Actually, I am getting my wish. Because of the COP, especially its newer updates that restrict how a skater can gain level in spins (there's a limit to how many times a level feature can be used), more and more male skaters have to show more flexibility in order to boost spin levels. For instance, we're seeing a lot more male skaters do donut spins now.

    But that's not going to stop the sport from picking up new fans. Because to an outsider or someone new to skating, a move like a Biellmann or a donut spin would not be associated with one gender or another. In the rest of society, there are certain gestures, movement, styles that are associated with one gender or another, the Biellmann, donut spins even arabesque spirals (which may be familiar from ballet, but ballet isn't mainstream any more either) just aren't part of most people's body language vocabulary. It would be a completely neutral move. The only thing that distinguishes them to a newbie is that they show flexibility. But so do many other skating moves men have always done, like Russian split jumps, sit spins, spread eagles, etc.

    It may drive some existing fans away from skating, because they don't like to see change. But then, this would be a far slower and smaller change than adopting the COP. It will sneak up on people and they will get used to it. For all your sensitivity towards men doing flexibility moves, have you been noticing more men doing donut spins and objecting to it? You're already sucked in, it's far too late!
    Yes, I've realized that CoP is helping it tremendously in this direction.

    But Russian split jump, in my understanding, was traditionally male movement in their folk dance.

    Isn't donut spin a girly spin? It's like a lady movement in ballet Swan Lake.

    I don't know if I could get used to it. At least so far, they are ugly movements to me if male skaters do them.


    Quote Originally Posted by evangeline View Post
    That is a terrible and extremely specious argument against male skaters incorporating more moves done traditionally by ladies skaters.
    What did I hold against male skaters? You do not mind their doing it, you just mind my saying it. What I'm saying is the truth. You like it, that's your taste. I don't like it, this is my taste. Against vast majority in the forum, I don't like Takahashi's layback and Sawyer's skating is not my cup of tea.

    Well, enough OT from me.

  5. #35
    Like subtlety in ice dancing Serious Business's Avatar
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    Quote Originally Posted by Bluebonnet View Post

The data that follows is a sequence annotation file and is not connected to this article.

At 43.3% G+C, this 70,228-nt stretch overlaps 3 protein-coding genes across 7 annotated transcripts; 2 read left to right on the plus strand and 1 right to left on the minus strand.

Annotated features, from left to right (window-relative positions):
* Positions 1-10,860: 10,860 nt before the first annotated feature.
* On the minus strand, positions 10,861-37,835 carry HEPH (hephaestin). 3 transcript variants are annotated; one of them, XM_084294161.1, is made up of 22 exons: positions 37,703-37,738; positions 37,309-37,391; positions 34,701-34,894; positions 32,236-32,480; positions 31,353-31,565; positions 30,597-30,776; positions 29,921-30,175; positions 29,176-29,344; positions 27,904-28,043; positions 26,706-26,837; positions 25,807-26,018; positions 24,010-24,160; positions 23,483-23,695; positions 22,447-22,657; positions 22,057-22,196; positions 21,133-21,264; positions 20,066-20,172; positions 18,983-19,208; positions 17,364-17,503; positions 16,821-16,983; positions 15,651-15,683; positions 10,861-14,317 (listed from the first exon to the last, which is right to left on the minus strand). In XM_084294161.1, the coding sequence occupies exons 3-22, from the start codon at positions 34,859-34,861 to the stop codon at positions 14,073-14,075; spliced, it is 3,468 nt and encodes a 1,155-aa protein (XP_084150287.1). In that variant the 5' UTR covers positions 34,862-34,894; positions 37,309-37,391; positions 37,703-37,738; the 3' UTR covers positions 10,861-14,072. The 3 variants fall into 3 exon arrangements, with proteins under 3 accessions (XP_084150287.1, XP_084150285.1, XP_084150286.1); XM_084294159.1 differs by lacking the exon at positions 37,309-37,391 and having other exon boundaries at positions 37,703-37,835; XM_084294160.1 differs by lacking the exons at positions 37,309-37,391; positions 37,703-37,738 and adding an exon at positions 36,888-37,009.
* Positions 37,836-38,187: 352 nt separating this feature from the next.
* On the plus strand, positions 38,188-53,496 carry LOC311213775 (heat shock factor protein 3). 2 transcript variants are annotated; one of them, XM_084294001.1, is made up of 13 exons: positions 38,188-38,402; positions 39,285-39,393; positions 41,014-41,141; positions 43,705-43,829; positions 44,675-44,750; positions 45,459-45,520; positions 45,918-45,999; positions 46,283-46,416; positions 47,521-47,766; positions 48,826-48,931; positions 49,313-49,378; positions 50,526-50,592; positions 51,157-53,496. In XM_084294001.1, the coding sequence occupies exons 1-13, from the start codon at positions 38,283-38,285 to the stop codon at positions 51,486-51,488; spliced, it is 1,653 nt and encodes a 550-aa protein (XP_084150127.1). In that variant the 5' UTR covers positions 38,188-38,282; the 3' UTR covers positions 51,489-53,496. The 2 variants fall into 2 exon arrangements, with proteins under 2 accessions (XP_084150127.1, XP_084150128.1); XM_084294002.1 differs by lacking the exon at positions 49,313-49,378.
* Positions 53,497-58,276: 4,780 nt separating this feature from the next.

But Russian split jump, in my understanding, was traditionally male movement in their folk dance.

    Isn't donut spin a girly spin? It's like a lady movement in ballet Swan Lake.
    Very true about the Russian split jump in Russian folk dance. But most people aren't familiar with Russian folk dancing. And in skating, the move is done equally by both genders now. Very, very dainty skaters like Sasha Cohen and Alissa Czisny do the Russian split all the time. No one would accuse them of being manly, at least not after they wax their mustaches.

    On the other foot, the donut spin does not exist in traditional ballet that I know of (or any modern stuff I've seen). It's definitely not in any traditional stagings of Swan Lake (have seen a few). To anyone outside skating, it's a gender neutral move.

  6. #36
    Wicked Yankee Girl dorispulaski's Avatar
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    Plush had a very spiffy donut spin. I don't care which gender does it, as long as they don't have to stick their rump up in the air to get into the position to do it.

  7. #37
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    Quote Originally Posted by Serious Business View Post
    Very true about the Russian split jump in Russian folk dance. But most people aren't familiar with Russian folk dancing. And in skating, the move is done equally by both genders now. Very, very dainty skaters like Sasha Cohen and Alissa Czisny do the Russian split all the time. No one would accuse them of being manly, at least not after they wax their mustaches.
    Not to put Mathman on the spot, but I'll do it anyway - I think he mentioned that he wasn't a huge fan of girls doing the Russian split jumps. Or maybe I was misinterpreting him? I think he preferred falling leafs for girls.

  8. #38
    Custom Title Mathman's Avatar
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    ^ I guess I do, somewhat (like a falling leaf better).

    http://michellekwan.fateback.com/ima...allingleaf.jpg

    Although I can't find fault with this eye-popper.

    http://upload.wikimedia.org/wikipedi...Split_Jump.jpg

    As for donut spins, I don't like them for men or for ladies.

    I do like a good, manly spread-eagle, though.

    http://video.lifeskate.net/images/boitano.jpg

    http://farm3.static.flickr.com/2584/...cd486ed637.jpg

  9. #39
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    Quote Originally Posted by Mathman View Post